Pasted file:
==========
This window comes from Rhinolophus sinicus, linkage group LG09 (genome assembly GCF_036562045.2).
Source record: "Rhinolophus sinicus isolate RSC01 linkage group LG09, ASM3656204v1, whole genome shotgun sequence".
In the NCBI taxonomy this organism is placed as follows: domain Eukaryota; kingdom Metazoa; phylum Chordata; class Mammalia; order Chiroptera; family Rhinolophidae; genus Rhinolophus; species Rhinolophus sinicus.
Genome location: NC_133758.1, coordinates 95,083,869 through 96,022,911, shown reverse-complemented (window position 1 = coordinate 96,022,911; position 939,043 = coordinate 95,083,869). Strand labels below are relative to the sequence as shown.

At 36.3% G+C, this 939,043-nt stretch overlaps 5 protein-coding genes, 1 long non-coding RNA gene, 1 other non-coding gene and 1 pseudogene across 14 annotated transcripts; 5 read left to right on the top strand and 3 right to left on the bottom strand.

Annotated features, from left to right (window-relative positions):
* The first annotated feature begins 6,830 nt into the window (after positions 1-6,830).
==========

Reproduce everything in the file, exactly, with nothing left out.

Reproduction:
This window comes from Rhinolophus sinicus, linkage group LG09 (genome assembly GCF_036562045.2).
Source record: "Rhinolophus sinicus isolate RSC01 linkage group LG09, ASM3656204v1, whole genome shotgun sequence".
In the NCBI taxonomy this organism is placed as follows: domain Eukaryota; kingdom Metazoa; phylum Chordata; class Mammalia; order Chiroptera; family Rhinolophidae; genus Rhinolophus; species Rhinolophus sinicus.
Genome location: NC_133758.1, coordinates 95,083,869 through 96,022,911, shown reverse-complemented (window position 1 = coordinate 96,022,911; position 939,043 = coordinate 95,083,869). Strand labels below are relative to the sequence as shown.

At 36.3% G+C, this 939,043-nt stretch overlaps 5 protein-coding genes, 1 long non-coding RNA gene, 1 other non-coding gene and 1 pseudogene across 14 annotated transcripts; 5 read left to right on the top strand and 3 right to left on the bottom strand.

Annotated features, from left to right (window-relative positions):
* The first annotated feature begins 6,830 nt into the window (after positions 1-6,830).